Six youth justice staff sacked in Queensland amid corruption scandal

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October 02, 2019 11:39:24

Six staff members within Queensland’s Youth Justice Department have been sacked amid dozens of cases of corruption.

More than 50 separate corruption matters were reported to authorities over the last financial year — 38 of those were substantiated.

The matters related to inappropriate conduct or criminal behaviour, excessive force, failure to adhere to departmental policies, providing false information, misuse of authority and breaching confidentiality.

The exact details of each of the cases have been withheld by the department.

Of the 38 substantiated cases, 22 were referred to the Crime and Corruption Commission (CCC), two to the Queensland Police Service and four to the Queensland Ombudsman.

A department spokeswoman said Queensland’s two youth detention centres have recently undergone upgrades to better monitor the detainees and staff.

«Youth Detention Centres are complex environments and that is why both our centres have undergone security upgrades over the last 12 months including CCTV upgrades, to ensure the safety of young people, their families, visitors and staff,» she said.

«New laws were also passed in August to enable body worn cameras in youth detention centres and we expect their introduction over the next two months.

«The overwhelming majority of youth justice staff work to a high standard and we are proud of the work that they do to help young people turn their lives around.

«However a very small number of staff sometimes do the wrong thing.»

Substantiated corruption matters within the last year
Inappropriate conduct or criminal behaviour 39%
Excessive force 25%
Failure to adhere to legislation and/or departmental policy and practice guidelines 20%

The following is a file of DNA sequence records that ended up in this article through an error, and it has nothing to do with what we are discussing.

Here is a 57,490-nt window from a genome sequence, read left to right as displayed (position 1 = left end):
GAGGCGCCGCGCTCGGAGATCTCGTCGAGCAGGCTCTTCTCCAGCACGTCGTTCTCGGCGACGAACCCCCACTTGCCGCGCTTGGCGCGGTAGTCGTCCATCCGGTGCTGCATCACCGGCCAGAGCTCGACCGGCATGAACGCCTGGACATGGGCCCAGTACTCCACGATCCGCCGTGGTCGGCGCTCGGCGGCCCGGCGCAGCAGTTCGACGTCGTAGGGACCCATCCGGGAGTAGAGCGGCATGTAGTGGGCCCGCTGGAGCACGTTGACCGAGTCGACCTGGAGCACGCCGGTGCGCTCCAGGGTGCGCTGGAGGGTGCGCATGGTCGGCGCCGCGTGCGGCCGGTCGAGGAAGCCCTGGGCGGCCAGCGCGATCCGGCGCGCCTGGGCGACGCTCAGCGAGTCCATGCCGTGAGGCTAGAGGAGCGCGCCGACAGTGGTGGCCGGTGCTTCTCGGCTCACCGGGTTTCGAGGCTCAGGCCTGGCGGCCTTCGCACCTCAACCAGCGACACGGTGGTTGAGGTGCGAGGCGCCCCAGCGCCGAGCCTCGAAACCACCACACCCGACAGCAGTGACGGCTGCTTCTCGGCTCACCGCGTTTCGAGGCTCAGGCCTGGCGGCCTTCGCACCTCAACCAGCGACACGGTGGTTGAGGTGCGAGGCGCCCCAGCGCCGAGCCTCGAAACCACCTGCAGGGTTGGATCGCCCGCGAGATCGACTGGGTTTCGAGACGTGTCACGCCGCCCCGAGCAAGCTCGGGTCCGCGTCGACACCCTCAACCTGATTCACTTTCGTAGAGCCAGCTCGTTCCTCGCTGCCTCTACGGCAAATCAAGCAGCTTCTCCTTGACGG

Provide false and/or misleading information 12%
Misuse of authority 3%
Breach of confidentiality/inappropriate disclosure of information 1%
Supplied: Department of Youth Justice

Over the last year, ABC News has revealed several cases of concern regarding children being held in police watch houses, with youth detention centres at capacity.

In May, the Premier announced Youth Justice would become its own standalone department, separating it from the combined portfolio with Child Safety and Women.

Kids ‘shouldn’t be used as punching bags’

Opposition spokesman for youth justice David Janetzki said the high rates of excessive force were alarming.

«When you’ve got 25 per cent of all corruption matters being related to excessive force, it’s not surprising to hear that staff have been let go,» he said.

«Kids in the youth justice system shouldn’t be used as punching bags. They need to be educated and given the skills and the opportunities to help turn their lives around.»

Mr Janetzki called on the State Government to release details of the cases.

«These are serious matters — they deserve full scrutiny of the public — and I think it is appropriate for the Palaszczuk Labor government to explain the nature of these matters and what has been done about them,» he said.

«We’re not talking about minor matters here, these are serious matters.»

Topics:

government-and-politics,

state-parliament,

law-crime-and-justice,

crime,

youth,

community-and-society,

prisons-and-punishment,

police,

australia,

qld,

wacol-4076,

townsville-4810,

brisbane-4000

First posted

October 02, 2019 10:51:46

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